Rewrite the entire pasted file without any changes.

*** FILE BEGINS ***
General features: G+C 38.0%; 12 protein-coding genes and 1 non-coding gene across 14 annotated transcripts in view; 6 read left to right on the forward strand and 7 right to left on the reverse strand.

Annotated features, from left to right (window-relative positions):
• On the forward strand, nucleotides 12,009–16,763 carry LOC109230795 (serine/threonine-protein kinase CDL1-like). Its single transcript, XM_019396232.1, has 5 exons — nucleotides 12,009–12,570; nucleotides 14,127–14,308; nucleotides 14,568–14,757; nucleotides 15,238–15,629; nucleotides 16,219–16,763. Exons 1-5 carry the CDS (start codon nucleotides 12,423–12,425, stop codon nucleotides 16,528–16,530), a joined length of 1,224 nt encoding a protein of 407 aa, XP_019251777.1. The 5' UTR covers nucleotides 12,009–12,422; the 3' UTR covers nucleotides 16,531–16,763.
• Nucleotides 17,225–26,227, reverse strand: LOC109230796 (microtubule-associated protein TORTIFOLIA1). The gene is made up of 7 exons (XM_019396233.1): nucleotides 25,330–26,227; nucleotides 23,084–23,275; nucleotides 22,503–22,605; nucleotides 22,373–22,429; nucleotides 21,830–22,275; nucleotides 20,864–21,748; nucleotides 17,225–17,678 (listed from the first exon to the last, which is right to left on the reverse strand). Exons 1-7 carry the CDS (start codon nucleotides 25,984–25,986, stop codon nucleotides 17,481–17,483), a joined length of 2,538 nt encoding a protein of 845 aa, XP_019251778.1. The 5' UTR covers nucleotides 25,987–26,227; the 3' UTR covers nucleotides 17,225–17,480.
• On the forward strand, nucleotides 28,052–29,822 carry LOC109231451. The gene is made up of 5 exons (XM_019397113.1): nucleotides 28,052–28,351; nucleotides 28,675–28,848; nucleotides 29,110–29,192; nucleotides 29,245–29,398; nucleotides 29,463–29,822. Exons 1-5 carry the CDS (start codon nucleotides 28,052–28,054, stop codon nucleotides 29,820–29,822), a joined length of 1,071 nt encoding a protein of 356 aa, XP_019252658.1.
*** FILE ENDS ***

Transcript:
General features: G+C 38.0%; 12 protein-coding genes and 1 non-coding gene across 14 annotated transcripts in view; 6 read left to right on the forward strand and 7 right to left on the reverse strand.

Annotated features, from left to right (window-relative positions):
• On the forward strand, nucleotides 12,009–16,763 carry LOC109230795 (serine/threonine-protein kinase CDL1-like). Its single transcript, XM_019396232.1, has 5 exons — nucleotides 12,009–12,570; nucleotides 14,127–14,308; nucleotides 14,568–14,757; nucleotides 15,238–15,629; nucleotides 16,219–16,763. Exons 1-5 carry the CDS (start codon nucleotides 12,423–12,425, stop codon nucleotides 16,528–16,530), a joined length of 1,224 nt encoding a protein of 407 aa, XP_019251777.1. The 5' UTR covers nucleotides 12,009–12,422; the 3' UTR covers nucleotides 16,531–16,763.
• Nucleotides 17,225–26,227, reverse strand: LOC109230796 (microtubule-associated protein TORTIFOLIA1). The gene is made up of 7 exons (XM_019396233.1): nucleotides 25,330–26,227; nucleotides 23,084–23,275; nucleotides 22,503–22,605; nucleotides 22,373–22,429; nucleotides 21,830–22,275; nucleotides 20,864–21,748; nucleotides 17,225–17,678 (listed from the first exon to the last, which is right to left on the reverse strand). Exons 1-7 carry the CDS (start codon nucleotides 25,984–25,986, stop codon nucleotides 17,481–17,483), a joined length of 2,538 nt encoding a protein of 845 aa, XP_019251778.1. The 5' UTR covers nucleotides 25,987–26,227; the 3' UTR covers nucleotides 17,225–17,480.
• On the forward strand, nucleotides 28,052–29,822 carry LOC109231451. The gene is made up of 5 exons (XM_019397113.1): nucleotides 28,052–28,351; nucleotides 28,675–28,848; nucleotides 29,110–29,192; nucleotides 29,245–29,398; nucleotides 29,463–29,822. Exons 1-5 carry the CDS (start codon nucleotides 28,052–28,054, stop codon nucleotides 29,820–29,822), a joined length of 1,071 nt encoding a protein of 356 aa, XP_019252658.1.